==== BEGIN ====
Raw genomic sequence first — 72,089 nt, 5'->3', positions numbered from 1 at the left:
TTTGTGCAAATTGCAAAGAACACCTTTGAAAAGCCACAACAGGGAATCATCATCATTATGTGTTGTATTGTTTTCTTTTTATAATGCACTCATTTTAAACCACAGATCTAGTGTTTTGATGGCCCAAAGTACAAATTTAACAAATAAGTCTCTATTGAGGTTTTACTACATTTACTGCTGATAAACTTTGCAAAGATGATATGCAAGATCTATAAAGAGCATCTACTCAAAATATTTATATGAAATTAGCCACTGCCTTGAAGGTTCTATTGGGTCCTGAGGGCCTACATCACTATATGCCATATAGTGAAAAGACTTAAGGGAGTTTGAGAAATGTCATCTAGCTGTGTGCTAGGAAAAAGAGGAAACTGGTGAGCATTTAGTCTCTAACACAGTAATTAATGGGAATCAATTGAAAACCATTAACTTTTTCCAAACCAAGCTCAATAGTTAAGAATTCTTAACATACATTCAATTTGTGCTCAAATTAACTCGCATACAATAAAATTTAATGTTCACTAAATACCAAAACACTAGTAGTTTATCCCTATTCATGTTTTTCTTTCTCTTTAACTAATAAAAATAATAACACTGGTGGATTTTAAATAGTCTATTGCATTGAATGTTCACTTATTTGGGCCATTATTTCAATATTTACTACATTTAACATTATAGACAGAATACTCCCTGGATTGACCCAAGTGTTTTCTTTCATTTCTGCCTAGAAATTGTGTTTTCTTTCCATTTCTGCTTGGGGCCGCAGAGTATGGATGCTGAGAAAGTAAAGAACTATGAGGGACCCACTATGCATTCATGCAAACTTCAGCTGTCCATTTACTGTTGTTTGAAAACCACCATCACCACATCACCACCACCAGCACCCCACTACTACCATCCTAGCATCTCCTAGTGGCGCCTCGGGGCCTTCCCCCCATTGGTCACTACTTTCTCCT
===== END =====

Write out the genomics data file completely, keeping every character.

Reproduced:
Raw genomic sequence first — 72,089 nt, 5'->3', positions numbered from 1 at the left:
TTTGTGCAAATTGCAAAGAACACCTTTGAAAAGCCACAACAGGGAATCATCATCATTATGTGTTGTATTGTTTTCTTTTTATAATGCACTCATTTTAAACCACAGATCTAGTGTTTTGATGGCCCAAAGTACAAATTTAACAAATAAGTCTCTATTGAGGTTTTACTACATTTACTGCTGATAAACTTTGCAAAGATGATATGCAAGATCTATAAAGAGCATCTACTCAAAATATTTATATGAAATTAGCCACTGCCTTGAAGGTTCTATTGGGTCCTGAGGGCCTACATCACTATATGCCATATAGTGAAAAGACTTAAGGGAGTTTGAGAAATGTCATCTAGCTGTGTGCTAGGAAAAAGAGGAAACTGGTGAGCATTTAGTCTCTAACACAGTAATTAATGGGAATCAATTGAAAACCATTAACTTTTTCCAAACCAAGCTCAATAGTTAAGAATTCTTAACATACATTCAATTTGTGCTCAAATTAACTCGCATACAATAAAATTTAATGTTCACTAAATACCAAAACACTAGTAGTTTATCCCTATTCATGTTTTTCTTTCTCTTTAACTAATAAAAATAATAACACTGGTGGATTTTAAATAGTCTATTGCATTGAATGTTCACTTATTTGGGCCATTATTTCAATATTTACTACATTTAACATTATAGACAGAATACTCCCTGGATTGACCCAAGTGTTTTCTTTCATTTCTGCCTAGAAATTGTGTTTTCTTTCCATTTCTGCTTGGGGCCGCAGAGTATGGATGCTGAGAAAGTAAAGAACTATGAGGGACCCACTATGCATTCATGCAAACTTCAGCTGTCCATTTACTGTTGTTTGAAAACCACCATCACCACATCACCACCACCAGCACCCCACTACTACCATCCTAGCATCTCCTAGTGGCGCCTCGGGGCCTTCCCCCCATTGGTCACTACTTTCTCCT